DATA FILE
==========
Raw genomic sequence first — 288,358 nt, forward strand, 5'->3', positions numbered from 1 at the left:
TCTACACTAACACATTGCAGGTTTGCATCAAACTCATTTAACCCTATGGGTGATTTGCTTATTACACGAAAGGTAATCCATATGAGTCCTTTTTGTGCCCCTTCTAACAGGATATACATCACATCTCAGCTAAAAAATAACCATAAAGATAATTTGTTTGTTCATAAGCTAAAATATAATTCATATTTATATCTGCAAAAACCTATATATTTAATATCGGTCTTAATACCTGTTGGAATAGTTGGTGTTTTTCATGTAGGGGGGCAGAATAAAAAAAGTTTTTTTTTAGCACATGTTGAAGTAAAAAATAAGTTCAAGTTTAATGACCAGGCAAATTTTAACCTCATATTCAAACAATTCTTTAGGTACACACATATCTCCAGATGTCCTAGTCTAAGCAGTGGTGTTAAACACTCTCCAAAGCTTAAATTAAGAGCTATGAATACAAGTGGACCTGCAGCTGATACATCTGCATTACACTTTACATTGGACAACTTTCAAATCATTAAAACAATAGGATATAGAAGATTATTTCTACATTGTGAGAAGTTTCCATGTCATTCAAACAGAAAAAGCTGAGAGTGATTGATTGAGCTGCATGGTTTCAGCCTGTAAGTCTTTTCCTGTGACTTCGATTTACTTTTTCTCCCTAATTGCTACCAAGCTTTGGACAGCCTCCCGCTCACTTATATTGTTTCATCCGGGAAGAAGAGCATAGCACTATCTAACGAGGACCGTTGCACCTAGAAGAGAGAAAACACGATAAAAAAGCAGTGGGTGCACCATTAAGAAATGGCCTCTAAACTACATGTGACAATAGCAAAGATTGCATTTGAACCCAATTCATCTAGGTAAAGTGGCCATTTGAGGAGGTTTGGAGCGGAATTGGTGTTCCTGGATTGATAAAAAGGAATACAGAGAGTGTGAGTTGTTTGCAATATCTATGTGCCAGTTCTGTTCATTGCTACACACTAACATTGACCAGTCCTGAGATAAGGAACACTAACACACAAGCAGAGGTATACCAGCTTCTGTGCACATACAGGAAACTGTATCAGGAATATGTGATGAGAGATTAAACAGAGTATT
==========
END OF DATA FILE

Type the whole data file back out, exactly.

Raw genomic sequence first — 288,358 nt, forward strand, 5'->3', positions numbered from 1 at the left:
TCTACACTAACACATTGCAGGTTTGCATCAAACTCATTTAACCCTATGGGTGATTTGCTTATTACACGAAAGGTAATCCATATGAGTCCTTTTTGTGCCCCTTCTAACAGGATATACATCACATCTCAGCTAAAAAATAACCATAAAGATAATTTGTTTGTTCATAAGCTAAAATATAATTCATATTTATATCTGCAAAAACCTATATATTTAATATCGGTCTTAATACCTGTTGGAATAGTTGGTGTTTTTCATGTAGGGGGGCAGAATAAAAAAAGTTTTTTTTTAGCACATGTTGAAGTAAAAAATAAGTTCAAGTTTAATGACCAGGCAAATTTTAACCTCATATTCAAACAATTCTTTAGGTACACACATATCTCCAGATGTCCTAGTCTAAGCAGTGGTGTTAAACACTCTCCAAAGCTTAAATTAAGAGCTATGAATACAAGTGGACCTGCAGCTGATACATCTGCATTACACTTTACATTGGACAACTTTCAAATCATTAAAACAATAGGATATAGAAGATTATTTCTACATTGTGAGAAGTTTCCATGTCATTCAAACAGAAAAAGCTGAGAGTGATTGATTGAGCTGCATGGTTTCAGCCTGTAAGTCTTTTCCTGTGACTTCGATTTACTTTTTCTCCCTAATTGCTACCAAGCTTTGGACAGCCTCCCGCTCACTTATATTGTTTCATCCGGGAAGAAGAGCATAGCACTATCTAACGAGGACCGTTGCACCTAGAAGAGAGAAAACACGATAAAAAAGCAGTGGGTGCACCATTAAGAAATGGCCTCTAAACTACATGTGACAATAGCAAAGATTGCATTTGAACCCAATTCATCTAGGTAAAGTGGCCATTTGAGGAGGTTTGGAGCGGAATTGGTGTTCCTGGATTGATAAAAAGGAATACAGAGAGTGTGAGTTGTTTGCAATATCTATGTGCCAGTTCTGTTCATTGCTACACACTAACATTGACCAGTCCTGAGATAAGGAACACTAACACACAAGCAGAGGTATACCAGCTTCTGTGCACATACAGGAAACTGTATCAGGAATATGTGATGAGAGATTAAACAGAGTATT